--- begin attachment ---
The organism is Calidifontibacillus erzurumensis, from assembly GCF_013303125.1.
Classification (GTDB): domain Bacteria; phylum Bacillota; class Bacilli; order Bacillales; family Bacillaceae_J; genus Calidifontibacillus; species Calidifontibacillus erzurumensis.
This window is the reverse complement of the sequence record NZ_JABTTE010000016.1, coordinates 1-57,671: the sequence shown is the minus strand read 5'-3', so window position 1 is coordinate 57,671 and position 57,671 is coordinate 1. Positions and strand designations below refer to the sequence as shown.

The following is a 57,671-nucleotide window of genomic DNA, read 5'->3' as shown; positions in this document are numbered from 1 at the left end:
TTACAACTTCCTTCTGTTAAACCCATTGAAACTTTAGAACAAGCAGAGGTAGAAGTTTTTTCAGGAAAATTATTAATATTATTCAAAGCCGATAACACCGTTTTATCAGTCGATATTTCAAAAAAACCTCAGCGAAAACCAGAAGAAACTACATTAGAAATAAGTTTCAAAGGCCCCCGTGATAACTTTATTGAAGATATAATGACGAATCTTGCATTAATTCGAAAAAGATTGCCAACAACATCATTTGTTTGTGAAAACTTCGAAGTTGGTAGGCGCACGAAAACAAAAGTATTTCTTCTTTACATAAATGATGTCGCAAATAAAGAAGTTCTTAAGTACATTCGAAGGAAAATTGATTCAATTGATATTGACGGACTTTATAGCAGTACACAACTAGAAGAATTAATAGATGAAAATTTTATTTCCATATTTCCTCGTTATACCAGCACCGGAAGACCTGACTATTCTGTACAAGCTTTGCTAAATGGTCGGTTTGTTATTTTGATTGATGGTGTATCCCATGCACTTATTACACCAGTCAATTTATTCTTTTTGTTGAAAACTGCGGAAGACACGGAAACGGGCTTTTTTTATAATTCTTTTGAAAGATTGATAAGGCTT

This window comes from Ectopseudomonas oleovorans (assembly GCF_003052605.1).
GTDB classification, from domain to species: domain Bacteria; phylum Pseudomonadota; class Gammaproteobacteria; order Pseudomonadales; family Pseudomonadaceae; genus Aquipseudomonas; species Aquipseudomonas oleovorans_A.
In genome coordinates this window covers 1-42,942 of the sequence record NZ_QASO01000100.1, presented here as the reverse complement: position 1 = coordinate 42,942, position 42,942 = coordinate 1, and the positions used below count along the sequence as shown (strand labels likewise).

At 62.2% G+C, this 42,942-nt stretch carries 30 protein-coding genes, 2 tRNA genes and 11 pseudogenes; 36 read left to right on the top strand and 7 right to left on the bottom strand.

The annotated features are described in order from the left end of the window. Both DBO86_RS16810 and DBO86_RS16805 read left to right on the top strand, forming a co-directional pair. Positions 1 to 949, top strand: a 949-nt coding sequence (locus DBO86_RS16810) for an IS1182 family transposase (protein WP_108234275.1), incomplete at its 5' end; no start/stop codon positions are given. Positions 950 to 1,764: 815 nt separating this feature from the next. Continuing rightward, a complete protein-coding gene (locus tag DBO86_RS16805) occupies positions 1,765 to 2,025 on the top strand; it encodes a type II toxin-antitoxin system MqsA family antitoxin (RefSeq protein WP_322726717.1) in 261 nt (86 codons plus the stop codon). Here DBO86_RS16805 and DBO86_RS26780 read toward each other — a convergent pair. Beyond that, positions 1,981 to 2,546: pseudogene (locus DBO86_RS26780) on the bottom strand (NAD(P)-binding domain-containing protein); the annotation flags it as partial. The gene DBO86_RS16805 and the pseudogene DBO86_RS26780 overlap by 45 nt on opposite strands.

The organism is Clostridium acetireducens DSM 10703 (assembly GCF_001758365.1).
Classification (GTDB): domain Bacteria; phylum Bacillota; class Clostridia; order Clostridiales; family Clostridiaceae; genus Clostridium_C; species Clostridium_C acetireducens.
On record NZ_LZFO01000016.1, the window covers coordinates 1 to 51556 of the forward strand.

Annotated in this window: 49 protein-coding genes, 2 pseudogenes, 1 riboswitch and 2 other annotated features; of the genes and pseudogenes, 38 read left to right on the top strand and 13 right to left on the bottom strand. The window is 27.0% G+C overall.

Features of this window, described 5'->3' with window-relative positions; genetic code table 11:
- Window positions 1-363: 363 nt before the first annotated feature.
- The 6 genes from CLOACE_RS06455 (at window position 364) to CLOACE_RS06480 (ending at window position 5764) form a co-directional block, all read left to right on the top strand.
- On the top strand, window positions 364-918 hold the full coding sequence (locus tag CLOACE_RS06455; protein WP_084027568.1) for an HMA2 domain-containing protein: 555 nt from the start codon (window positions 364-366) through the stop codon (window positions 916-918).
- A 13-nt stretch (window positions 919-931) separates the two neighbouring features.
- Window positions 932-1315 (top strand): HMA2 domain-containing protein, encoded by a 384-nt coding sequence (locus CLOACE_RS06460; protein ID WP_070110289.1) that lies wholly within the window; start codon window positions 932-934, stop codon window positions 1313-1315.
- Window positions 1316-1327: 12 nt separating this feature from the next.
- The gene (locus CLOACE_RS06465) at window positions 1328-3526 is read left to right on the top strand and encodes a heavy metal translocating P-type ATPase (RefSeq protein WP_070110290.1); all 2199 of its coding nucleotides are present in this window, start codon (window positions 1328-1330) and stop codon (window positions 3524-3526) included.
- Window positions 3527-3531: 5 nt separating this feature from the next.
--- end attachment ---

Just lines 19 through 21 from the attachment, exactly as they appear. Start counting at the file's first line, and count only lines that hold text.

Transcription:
- A 13-nt stretch (window positions 919-931) separates the two neighbouring features.
- Window positions 932-1315 (top strand): HMA2 domain-containing protein, encoded by a 384-nt coding sequence (locus CLOACE_RS06460; protein ID WP_070110289.1) that lies wholly within the window; start codon window positions 932-934, stop codon window positions 1313-1315.
- Window positions 1316-1327: 12 nt separating this feature from the next.